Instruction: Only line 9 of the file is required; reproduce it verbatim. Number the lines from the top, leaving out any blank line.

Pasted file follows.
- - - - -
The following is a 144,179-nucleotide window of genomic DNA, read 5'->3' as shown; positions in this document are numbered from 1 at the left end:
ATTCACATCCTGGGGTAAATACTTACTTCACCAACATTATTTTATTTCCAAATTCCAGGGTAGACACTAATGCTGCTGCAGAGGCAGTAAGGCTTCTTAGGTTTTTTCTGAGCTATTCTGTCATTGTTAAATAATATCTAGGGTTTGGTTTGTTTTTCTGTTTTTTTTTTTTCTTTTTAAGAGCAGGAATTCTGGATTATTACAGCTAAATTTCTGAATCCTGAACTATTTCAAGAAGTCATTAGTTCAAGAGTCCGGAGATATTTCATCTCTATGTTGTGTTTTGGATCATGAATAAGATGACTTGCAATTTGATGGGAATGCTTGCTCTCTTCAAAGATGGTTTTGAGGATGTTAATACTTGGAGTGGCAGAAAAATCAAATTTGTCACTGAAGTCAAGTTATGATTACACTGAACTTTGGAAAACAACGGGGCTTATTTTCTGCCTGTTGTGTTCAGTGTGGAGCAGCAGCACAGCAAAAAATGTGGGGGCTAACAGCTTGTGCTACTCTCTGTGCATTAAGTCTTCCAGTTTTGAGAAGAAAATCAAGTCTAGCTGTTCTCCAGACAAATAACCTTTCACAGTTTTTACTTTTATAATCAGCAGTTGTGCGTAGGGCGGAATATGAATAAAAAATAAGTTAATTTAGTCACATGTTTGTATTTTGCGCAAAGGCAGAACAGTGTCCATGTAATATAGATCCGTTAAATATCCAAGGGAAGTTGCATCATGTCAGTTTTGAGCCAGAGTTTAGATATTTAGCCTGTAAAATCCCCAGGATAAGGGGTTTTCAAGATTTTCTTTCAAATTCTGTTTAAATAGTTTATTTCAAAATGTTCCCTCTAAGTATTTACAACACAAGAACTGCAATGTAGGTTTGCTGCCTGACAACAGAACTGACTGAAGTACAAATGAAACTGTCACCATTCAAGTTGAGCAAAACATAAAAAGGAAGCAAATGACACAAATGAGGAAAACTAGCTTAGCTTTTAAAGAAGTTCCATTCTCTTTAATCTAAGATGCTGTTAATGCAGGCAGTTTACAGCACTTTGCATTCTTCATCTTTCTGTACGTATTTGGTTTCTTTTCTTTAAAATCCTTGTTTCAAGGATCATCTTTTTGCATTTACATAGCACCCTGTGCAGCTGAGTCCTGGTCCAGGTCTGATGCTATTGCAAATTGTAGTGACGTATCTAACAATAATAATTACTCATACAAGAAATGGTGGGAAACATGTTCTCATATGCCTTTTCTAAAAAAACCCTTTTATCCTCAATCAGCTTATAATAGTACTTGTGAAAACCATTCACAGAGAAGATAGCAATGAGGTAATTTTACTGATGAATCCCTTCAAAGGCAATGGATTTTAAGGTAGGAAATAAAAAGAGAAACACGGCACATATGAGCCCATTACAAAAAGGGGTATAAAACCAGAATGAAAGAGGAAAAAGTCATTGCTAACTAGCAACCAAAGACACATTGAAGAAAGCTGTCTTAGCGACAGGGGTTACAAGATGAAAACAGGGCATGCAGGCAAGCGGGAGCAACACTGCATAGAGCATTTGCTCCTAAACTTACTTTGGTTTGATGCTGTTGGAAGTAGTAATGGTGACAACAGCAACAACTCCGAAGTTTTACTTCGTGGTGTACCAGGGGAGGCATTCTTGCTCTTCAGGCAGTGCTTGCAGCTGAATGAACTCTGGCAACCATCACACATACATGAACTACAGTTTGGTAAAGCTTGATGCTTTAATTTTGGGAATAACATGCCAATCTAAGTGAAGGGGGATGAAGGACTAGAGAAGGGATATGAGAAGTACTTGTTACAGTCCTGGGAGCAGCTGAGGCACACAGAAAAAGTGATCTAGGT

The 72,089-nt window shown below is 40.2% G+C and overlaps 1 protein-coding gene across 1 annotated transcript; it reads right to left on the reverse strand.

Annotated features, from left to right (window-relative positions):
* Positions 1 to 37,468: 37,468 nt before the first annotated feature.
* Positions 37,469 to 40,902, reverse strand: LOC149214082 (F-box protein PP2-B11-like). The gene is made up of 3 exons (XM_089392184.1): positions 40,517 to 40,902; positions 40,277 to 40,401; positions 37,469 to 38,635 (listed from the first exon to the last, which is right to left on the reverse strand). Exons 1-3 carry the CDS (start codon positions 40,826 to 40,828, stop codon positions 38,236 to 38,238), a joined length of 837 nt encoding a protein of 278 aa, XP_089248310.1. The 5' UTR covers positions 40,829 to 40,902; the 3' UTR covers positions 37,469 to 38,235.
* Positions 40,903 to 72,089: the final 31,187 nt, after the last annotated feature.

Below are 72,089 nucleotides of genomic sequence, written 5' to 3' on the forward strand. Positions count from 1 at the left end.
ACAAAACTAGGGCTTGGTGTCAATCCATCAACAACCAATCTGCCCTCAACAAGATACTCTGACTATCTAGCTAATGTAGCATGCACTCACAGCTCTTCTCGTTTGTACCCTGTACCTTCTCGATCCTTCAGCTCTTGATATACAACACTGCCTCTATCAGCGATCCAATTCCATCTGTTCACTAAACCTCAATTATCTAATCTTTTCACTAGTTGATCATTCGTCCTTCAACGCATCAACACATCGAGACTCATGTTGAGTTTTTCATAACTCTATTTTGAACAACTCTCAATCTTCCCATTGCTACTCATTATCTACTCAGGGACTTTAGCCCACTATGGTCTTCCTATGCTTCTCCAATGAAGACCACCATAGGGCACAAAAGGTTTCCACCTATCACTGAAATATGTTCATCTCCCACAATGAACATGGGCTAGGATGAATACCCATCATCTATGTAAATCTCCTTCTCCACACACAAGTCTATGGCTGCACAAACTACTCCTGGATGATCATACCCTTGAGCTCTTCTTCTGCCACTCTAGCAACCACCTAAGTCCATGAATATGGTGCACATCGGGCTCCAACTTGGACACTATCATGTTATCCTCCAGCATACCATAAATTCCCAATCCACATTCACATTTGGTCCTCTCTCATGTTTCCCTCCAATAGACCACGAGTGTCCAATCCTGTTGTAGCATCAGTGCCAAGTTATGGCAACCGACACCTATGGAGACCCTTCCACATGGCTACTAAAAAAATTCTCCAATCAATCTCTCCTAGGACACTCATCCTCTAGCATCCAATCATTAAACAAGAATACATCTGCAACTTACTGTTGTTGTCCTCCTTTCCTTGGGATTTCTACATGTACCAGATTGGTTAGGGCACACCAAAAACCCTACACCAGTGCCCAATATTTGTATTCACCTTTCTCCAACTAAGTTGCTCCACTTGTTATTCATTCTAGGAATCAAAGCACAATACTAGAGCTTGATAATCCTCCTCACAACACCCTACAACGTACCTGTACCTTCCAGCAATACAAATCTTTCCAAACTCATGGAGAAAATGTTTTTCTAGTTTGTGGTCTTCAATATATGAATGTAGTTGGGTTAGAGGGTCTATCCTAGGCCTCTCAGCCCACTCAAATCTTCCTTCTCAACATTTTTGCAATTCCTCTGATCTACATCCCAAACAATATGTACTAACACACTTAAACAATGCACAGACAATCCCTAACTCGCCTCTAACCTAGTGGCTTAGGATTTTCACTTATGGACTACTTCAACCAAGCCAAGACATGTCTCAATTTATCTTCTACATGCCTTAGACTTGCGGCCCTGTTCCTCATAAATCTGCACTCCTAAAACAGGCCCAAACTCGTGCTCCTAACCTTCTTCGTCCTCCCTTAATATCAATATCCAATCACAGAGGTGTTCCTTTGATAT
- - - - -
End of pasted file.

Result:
ACAAAACTAGGGCTTGGTGTCAATCCATCAACAACCAATCTGCCCTCAACAAGATACTCTGACTATCTAGCTAATGTAGCATGCACTCACAGCTCTTCTCGTTTGTACCCTGTACCTTCTCGATCCTTCAGCTCTTGATATACAACACTGCCTCTATCAGCGATCCAATTCCATCTGTTCACTAAACCTCAATTATCTAATCTTTTCACTAGTTGATCATTCGTCCTTCAACGCATCAACACATCGAGACTCATGTTGAGTTTTTCATAACTCTATTTTGAACAACTCTCAATCTTCCCATTGCTACTCATTATCTACTCAGGGACTTTAGCCCACTATGGTCTTCCTATGCTTCTCCAATGAAGACCACCATAGGGCACAAAAGGTTTCCACCTATCACTGAAATATGTTCATCTCCCACAATGAACATGGGCTAGGATGAATACCCATCATCTATGTAAATCTCCTTCTCCACACACAAGTCTATGGCTGCACAAACTACTCCTGGATGATCATACCCTTGAGCTCTTCTTCTGCCACTCTAGCAACCACCTAAGTCCATGAATATGGTGCACATCGGGCTCCAACTTGGACACTATCATGTTATCCTCCAGCATACCATAAATTCCCAATCCACATTCACATTTGGTCCTCTCTCATGTTTCCCTCCAATAGACCACGAGTGTCCAATCCTGTTGTAGCATCAGTGCCAAGTTATGGCAACCGACACCTATGGAGACCCTTCCACATGGCTACTAAAAAAATTCTCCAATCAATCTCTCCTAGGACACTCATCCTCTAGCATCCAATCATTAAACAAGAATACATCTGCAACTTACTGTTGTTGTCCTCCTTTCCTTGGGATTTCTACATGTACCAGATTGGTTAGGGCACACCAAAAACCCTACACCAGTGCCCAATATTTGTATTCACCTTTCTCCAACTAAGTTGCTCCACTTGTTATTCATTCTAGGAATCAAAGCACAATACTAGAGCTTGATAATCCTCCTCACAACACCCTACAACGTACCTGTACCTTCCAGCAATACAAATCTTTCCAAACTCATGGAGAAAATGTTTTTCTAGTTTGTGGTCTTCAATATATGAATGTAGTTGGGTTAGAGGGTCTATCCTAGGCCTCTCAGCCCACTCAAATCTTCCTTCTCAACATTTTTGCAATTCCTCTGATCTACATCCCAAACAATATGTACTAACACACTTAAACAATGCACAGACAATCCCTAACTCGCCTCTAACCTAGTGGCTTAGGATTTTCACTTATGGACTACTTCAACCAAGCCAAGACATGTCTCAATTTATCTTCTACATGCCTTAGACTTGCGGCCCTGTTCCTCATAAATCTGCACTCCTAAAACAGGCCCAAACTCGTGCTCCTAACCTTCTTCGTCCTCCCTTAATATCAATATCCAATCACAGAGGTGTTCCTTTGATAT